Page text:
Travel and other consumer goods companies will be investing in tests on earth to prepare for a future in space and meet consumer appetite for braving the new frontier. Four in ten travelers (40%) confirm they are excited about the prospect of space travel in the future and are open to considering the experience themselves (38%).
Until space travel becomes a reality, this brave new mentality will also translate to travel slightly closer to home with a desire to explore uncharted territories here on Earth. Of most interest is under terra firma, with six in ten travelers (60%) confirming they want to stay in accommodation under the sea. 2019 will likely see new, seemingly impossible types of holiday home and hotels out of our imagination start to emerge before our eyes.
4. Up close and personal
2019 looks set to see rapid developments in the way travel information is consumed and used. Generic, comprehensive travel guides of the past will make way for increasingly short-form, hyper relevant and individualized content, which can be neatly integrated in travelers’ feeds. A third of travelers (34%) want someone or something to do the hard work and make travel recommendations for them and around two fifths (41%) want travel brands to use technologies such as AI to make travel suggestions based on past travel experience.
In fact, over half (52%) would be excited about tech travel innovations such as a digital tour guide, bringing them a truly bespoke experience. As importance deepens on personal, individual recommendations that unlock the most out of every trip, expect producers of rich and professional travel content to find even better ways of distributing this through the use of AI as we move through the coming year, reaching us exactly when we need it most.
5. Conscious travel
Reflecting increased global interest in social issues such as human rights, equality and working conditions, 2019 will see a more conscious traveler become evident, with even more questions being asked around social, political and environmental issues in potential travel destinations before making a decision on where to visit.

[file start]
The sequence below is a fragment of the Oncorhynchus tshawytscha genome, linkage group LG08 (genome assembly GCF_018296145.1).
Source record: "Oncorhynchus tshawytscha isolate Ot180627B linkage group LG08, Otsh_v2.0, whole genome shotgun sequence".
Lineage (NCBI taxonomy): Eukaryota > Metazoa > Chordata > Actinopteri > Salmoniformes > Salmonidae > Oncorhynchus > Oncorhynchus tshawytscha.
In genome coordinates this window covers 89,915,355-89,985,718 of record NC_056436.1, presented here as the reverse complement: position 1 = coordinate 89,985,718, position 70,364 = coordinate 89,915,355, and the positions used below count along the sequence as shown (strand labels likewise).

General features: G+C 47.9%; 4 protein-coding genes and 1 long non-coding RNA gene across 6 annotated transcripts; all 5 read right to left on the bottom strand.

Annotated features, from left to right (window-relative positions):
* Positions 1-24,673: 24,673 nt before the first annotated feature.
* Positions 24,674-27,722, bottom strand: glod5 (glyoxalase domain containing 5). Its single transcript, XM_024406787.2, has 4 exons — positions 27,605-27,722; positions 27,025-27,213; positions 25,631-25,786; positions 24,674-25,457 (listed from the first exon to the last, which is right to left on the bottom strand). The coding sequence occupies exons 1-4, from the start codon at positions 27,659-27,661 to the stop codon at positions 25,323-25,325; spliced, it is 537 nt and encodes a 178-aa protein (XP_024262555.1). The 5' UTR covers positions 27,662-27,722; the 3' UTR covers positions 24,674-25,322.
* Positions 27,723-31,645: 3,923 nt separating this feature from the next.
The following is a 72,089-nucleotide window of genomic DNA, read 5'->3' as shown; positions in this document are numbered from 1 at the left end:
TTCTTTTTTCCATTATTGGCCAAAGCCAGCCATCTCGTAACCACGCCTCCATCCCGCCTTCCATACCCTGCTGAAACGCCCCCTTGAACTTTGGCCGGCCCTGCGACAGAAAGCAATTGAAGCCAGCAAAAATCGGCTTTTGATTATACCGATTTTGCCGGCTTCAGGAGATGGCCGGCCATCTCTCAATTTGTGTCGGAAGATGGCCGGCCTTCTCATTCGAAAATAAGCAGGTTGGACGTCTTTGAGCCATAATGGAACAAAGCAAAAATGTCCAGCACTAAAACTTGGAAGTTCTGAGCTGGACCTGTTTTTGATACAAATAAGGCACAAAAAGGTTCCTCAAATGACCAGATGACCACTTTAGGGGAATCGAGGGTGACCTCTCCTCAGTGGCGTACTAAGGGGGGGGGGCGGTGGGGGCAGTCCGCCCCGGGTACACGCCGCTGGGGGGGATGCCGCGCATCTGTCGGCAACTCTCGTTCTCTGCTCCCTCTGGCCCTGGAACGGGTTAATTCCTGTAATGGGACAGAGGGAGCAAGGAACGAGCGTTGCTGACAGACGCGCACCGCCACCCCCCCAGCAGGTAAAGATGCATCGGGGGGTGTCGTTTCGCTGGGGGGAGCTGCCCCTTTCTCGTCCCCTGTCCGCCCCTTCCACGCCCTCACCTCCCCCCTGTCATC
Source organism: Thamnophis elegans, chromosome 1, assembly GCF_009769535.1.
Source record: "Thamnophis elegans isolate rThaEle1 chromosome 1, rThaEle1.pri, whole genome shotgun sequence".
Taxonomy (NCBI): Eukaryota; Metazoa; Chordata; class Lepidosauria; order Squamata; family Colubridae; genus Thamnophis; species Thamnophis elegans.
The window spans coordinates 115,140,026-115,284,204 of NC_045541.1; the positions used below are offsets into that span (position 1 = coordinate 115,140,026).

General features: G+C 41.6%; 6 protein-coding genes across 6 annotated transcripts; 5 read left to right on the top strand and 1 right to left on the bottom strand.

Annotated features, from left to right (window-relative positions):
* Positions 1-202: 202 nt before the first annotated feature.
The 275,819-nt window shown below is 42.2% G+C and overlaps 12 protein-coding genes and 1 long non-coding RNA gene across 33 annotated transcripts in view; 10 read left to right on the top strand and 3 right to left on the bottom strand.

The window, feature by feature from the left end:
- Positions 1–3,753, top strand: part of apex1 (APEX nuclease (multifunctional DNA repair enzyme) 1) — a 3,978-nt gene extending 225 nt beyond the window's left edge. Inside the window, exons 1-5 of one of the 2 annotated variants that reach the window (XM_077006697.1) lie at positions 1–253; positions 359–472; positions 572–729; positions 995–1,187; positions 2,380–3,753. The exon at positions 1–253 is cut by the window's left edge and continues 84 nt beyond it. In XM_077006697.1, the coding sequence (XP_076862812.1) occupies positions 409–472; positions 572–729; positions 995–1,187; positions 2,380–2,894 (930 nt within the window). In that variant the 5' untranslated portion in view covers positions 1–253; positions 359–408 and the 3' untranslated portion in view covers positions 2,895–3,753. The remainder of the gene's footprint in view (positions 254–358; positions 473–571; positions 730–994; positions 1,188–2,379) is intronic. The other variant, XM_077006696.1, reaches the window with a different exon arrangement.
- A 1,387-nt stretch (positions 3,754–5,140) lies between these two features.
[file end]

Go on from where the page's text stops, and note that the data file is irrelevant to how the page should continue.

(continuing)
Currently almost half (49%) feel social issues in possible travel destinations are of real importance when choosing where to go and over half (58%) choose not to go to a destination if they feel it will negatively impact the people who live there.
And as travelers increasingly seek new and authentic experiences, they also want to ensure that they can travel in safety, regardless of their gender, ethnicity or sexual orientation.
Platforms such as Destination Pride are harnessing the power of multiple data sources to provide travelers with a ranking of how LGBT+ friendly their chosen travel destination is, while destinations and organizations will increasingly step up their support for women traveling alone. Booking.com data reveals that almost one in five (19%) travelers plan to travel to attend a Pride festival in 2019, most prominently younger explorers with almost a third (30%) of 18 to 34 year olds.
6. Plastic not-so fantastic
The issue of single-use plastic will continue to be a hot topic, but in 2019 environmental concerns will turn into greater environmental action. Millennials and Gen Z travelers will look for sustainable experiences in their destination, while accommodation providers will look to reduce their plastic usage and increase their sustainable credentials.